The 25th anniversary of Hank Aaron's 715th home run? Fine. The 50th anniversary of Jackie Robinson's lone MVP award? Sure. But don't bet on a particular centennial baseball celebration this year. They don't build monuments to misery.
As good as the New York Yankees were last season, the 1899 Cleveland Spiders were that bad. Even worse. Think of the fire sale that led to the Florida Marlins' collapse, and then imagine an uglier version. Picture the 1962 New York Mets, and then imagine a team half as successful. That's the kind of sorry squad that closed out the 19th century.
Essentially the Spiders were undone by the greed of their owner, Frank Robison. Under the rules of the 12-team National League at the time, one man could own stock in more than one National League team, which Robison did when he bought the St. Louis Browns. Cleveland had produced an 81-68 record in 1898. But Robison believed that a good team in St. Louis, where the Browns had finished in last place, would draw bigger crowds, so he stripped Cleveland of talent so brazenly that Marlins owner Wayne Huizenga would have gasped.
Cy Young himself, who had won 241 games for Cleveland over the previous nine seasons and still had 270 wins left in him, was shipped to the Browns, whom Robison renamed the Perfectos. Two more Cooperstown-bound players—two-time .400 hitter Jesse Burkett and infielder Bobby Wallace—went with Young. Wallace would hit 12 home runs for the Perfectos in 1899, matching the total number hit by the Spiders that season.
Joining that trio in St. Louis were second baseman Cupid Childs, who had averaged 118 runs scored in eight seasons in Cleveland; pitcher Jack Powell, who had recorded 23 wins for the 1898 Spiders; four-time 20-game winner George Cuppy; shortstop Ed McKean; catcher Lou Criger; and even player-manager Patsy Tebeau. As baseball historian Bill James has observed, "The 1919 White Sox sold only one series; the Cleveland owners sold out the whole season." The result: St. Louis rose from 12th to fifth place, while Cleveland sank to the farthest depths in the annals of the game.
After the Spiders lost 30 of their first 38 games, their best remaining player, third baseman-manager Lave Cross, was sent to St. Louis. An Australian-born second I baseman named Joe Quinn replaced Cross. Quinn, who 1 would play for eight teams in four leagues during his 17-year career, batted a team high .286 on the season. He also topped the Spiders with 72 RBIs and actually led the league in fielding percentage. But manager Quinn knew he was in trouble if Quinn was his best player.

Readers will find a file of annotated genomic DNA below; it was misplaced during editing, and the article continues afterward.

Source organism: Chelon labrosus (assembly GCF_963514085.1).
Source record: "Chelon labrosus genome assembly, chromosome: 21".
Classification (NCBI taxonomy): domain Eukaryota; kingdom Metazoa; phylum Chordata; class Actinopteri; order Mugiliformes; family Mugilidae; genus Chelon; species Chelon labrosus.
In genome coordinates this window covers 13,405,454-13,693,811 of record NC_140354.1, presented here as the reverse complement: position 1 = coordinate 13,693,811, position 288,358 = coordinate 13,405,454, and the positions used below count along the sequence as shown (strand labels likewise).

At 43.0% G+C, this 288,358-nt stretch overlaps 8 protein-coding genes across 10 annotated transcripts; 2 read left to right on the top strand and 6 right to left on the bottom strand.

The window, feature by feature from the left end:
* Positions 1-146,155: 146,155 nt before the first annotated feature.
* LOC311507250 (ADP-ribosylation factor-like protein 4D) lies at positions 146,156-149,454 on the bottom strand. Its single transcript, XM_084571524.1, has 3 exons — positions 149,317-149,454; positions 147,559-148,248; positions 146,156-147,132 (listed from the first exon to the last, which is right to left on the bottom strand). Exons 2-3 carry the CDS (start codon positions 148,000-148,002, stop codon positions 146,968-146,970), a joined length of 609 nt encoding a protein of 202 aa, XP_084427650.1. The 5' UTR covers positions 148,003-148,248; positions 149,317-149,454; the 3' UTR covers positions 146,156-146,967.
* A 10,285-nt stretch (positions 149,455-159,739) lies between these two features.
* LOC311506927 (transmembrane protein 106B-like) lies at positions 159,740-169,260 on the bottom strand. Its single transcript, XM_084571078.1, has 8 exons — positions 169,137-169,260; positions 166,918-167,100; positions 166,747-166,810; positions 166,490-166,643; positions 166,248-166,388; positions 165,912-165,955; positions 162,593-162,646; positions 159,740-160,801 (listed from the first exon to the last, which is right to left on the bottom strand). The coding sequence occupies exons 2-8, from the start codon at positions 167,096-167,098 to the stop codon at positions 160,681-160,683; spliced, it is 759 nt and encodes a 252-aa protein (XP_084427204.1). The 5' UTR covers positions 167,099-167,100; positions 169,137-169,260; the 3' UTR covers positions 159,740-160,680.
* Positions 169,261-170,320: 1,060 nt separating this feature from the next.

How much trouble? Cleveland lost 24 games in a row at one point, still a big league record. The Spiders had six streaks of 11 or more consecutive defeats. Only once did the team win two games in a row. Cleveland was so bad that when Baltimore Orioles pitcher Jerry Nops lost to the Spiders in June, his manager, John McGraw, fined and suspended him. The following day Baltimore beat Cleveland 21-6.
Amid the losing, Cleveland sportswriter Elmer Bates devised a precursor to David Letterman's Top Ten List, describing the benefits of following the dismal Spiders: "1) There is everything to hope for and nothing to fear. 2) Defeats do not disturb one's sleep. 3) An occasional victory is a surprise and a delight. 4) There is no danger of any club passing you. 5) You are not asked 50 times a day, 'What was the score?' People take it for granted that you lost."
The numbers tell the sordid story best. The Spiders scored 205 fewer runs and allowed 269 more runs than any team in the league. Their No. 1 pitcher, Jim Hughey, won a team-high four games and lost a league-high 30. No. 2 pitcher Charlie Knepper, in his only major league season, went 4-22. A third pitcher, Crazy Schmit, won two of 19 decisions. Teammate Frank Bates produced a 1-18 record and a 7.24 ERA, which might qualify as the most dismal performance ever, except that fifth starter Harry Colliflower had an 8.17 ERA to go with his 1-11 mark.
In the Spiders' season finale, which proved to be the last game ever for a National League franchise in Cleveland, the team called on a cigar-store clerk and amateur player named Eddie Kolb to pitch against the Cincinnati Reds. He lost 19-3. It was the Spiders' 134th loss of the year, the most in league history. Their 20 wins are the fewest. Their .130 winning percentage is far and away the worst. Cleveland finished in 12th place, 35 games out of 11th and 65½ games out of first.